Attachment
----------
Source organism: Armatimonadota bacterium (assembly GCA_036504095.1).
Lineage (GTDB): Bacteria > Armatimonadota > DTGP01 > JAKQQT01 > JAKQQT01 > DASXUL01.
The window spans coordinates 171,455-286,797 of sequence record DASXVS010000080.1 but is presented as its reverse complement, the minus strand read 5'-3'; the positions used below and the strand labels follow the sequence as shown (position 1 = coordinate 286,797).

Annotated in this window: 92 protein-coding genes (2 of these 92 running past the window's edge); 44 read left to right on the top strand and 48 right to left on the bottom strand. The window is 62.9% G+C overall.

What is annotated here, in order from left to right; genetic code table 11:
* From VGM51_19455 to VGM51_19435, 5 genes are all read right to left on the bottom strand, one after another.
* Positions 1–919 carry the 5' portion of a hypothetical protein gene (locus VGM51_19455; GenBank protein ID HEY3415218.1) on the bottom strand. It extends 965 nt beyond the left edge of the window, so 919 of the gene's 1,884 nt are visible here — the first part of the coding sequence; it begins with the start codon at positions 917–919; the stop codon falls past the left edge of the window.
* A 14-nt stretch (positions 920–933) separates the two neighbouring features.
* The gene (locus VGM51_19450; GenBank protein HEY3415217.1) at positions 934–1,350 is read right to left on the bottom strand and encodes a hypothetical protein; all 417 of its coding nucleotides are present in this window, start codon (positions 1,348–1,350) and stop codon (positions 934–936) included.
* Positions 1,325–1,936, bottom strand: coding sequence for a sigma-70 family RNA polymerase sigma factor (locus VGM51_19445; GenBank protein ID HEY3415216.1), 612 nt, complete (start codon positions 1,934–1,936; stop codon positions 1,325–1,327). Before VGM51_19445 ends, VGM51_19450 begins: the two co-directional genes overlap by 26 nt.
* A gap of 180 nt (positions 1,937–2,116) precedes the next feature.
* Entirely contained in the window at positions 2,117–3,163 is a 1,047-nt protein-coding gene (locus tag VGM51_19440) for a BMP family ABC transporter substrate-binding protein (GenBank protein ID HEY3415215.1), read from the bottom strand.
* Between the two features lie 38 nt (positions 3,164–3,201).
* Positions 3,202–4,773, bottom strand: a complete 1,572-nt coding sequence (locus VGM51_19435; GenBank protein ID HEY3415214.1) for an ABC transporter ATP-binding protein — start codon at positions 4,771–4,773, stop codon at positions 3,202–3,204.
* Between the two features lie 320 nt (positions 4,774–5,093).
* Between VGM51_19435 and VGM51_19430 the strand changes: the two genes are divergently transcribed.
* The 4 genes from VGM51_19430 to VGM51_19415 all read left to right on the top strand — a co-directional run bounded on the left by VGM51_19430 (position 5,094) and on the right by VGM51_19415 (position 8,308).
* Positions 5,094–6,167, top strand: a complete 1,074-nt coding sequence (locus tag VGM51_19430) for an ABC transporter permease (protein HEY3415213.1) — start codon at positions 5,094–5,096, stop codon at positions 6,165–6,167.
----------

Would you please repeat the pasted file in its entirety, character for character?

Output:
Source organism: Armatimonadota bacterium (assembly GCA_036504095.1).
Lineage (GTDB): Bacteria > Armatimonadota > DTGP01 > JAKQQT01 > JAKQQT01 > DASXUL01.
The window spans coordinates 171,455-286,797 of sequence record DASXVS010000080.1 but is presented as its reverse complement, the minus strand read 5'-3'; the positions used below and the strand labels follow the sequence as shown (position 1 = coordinate 286,797).

Annotated in this window: 92 protein-coding genes (2 of these 92 running past the window's edge); 44 read left to right on the top strand and 48 right to left on the bottom strand. The window is 62.9% G+C overall.

What is annotated here, in order from left to right; genetic code table 11:
* From VGM51_19455 to VGM51_19435, 5 genes are all read right to left on the bottom strand, one after another.
* Positions 1–919 carry the 5' portion of a hypothetical protein gene (locus VGM51_19455; GenBank protein ID HEY3415218.1) on the bottom strand. It extends 965 nt beyond the left edge of the window, so 919 of the gene's 1,884 nt are visible here — the first part of the coding sequence; it begins with the start codon at positions 917–919; the stop codon falls past the left edge of the window.
* A 14-nt stretch (positions 920–933) separates the two neighbouring features.
* The gene (locus VGM51_19450; GenBank protein HEY3415217.1) at positions 934–1,350 is read right to left on the bottom strand and encodes a hypothetical protein; all 417 of its coding nucleotides are present in this window, start codon (positions 1,348–1,350) and stop codon (positions 934–936) included.
* Positions 1,325–1,936, bottom strand: coding sequence for a sigma-70 family RNA polymerase sigma factor (locus VGM51_19445; GenBank protein ID HEY3415216.1), 612 nt, complete (start codon positions 1,934–1,936; stop codon positions 1,325–1,327). Before VGM51_19445 ends, VGM51_19450 begins: the two co-directional genes overlap by 26 nt.
* A gap of 180 nt (positions 1,937–2,116) precedes the next feature.
* Entirely contained in the window at positions 2,117–3,163 is a 1,047-nt protein-coding gene (locus tag VGM51_19440) for a BMP family ABC transporter substrate-binding protein (GenBank protein ID HEY3415215.1), read from the bottom strand.
* Between the two features lie 38 nt (positions 3,164–3,201).
* Positions 3,202–4,773, bottom strand: a complete 1,572-nt coding sequence (locus VGM51_19435; GenBank protein ID HEY3415214.1) for an ABC transporter ATP-binding protein — start codon at positions 4,771–4,773, stop codon at positions 3,202–3,204.
* Between the two features lie 320 nt (positions 4,774–5,093).
* Between VGM51_19435 and VGM51_19430 the strand changes: the two genes are divergently transcribed.
* The 4 genes from VGM51_19430 to VGM51_19415 all read left to right on the top strand — a co-directional run bounded on the left by VGM51_19430 (position 5,094) and on the right by VGM51_19415 (position 8,308).
* Positions 5,094–6,167, top strand: a complete 1,074-nt coding sequence (locus tag VGM51_19430) for an ABC transporter permease (protein HEY3415213.1) — start codon at positions 5,094–5,096, stop codon at positions 6,165–6,167.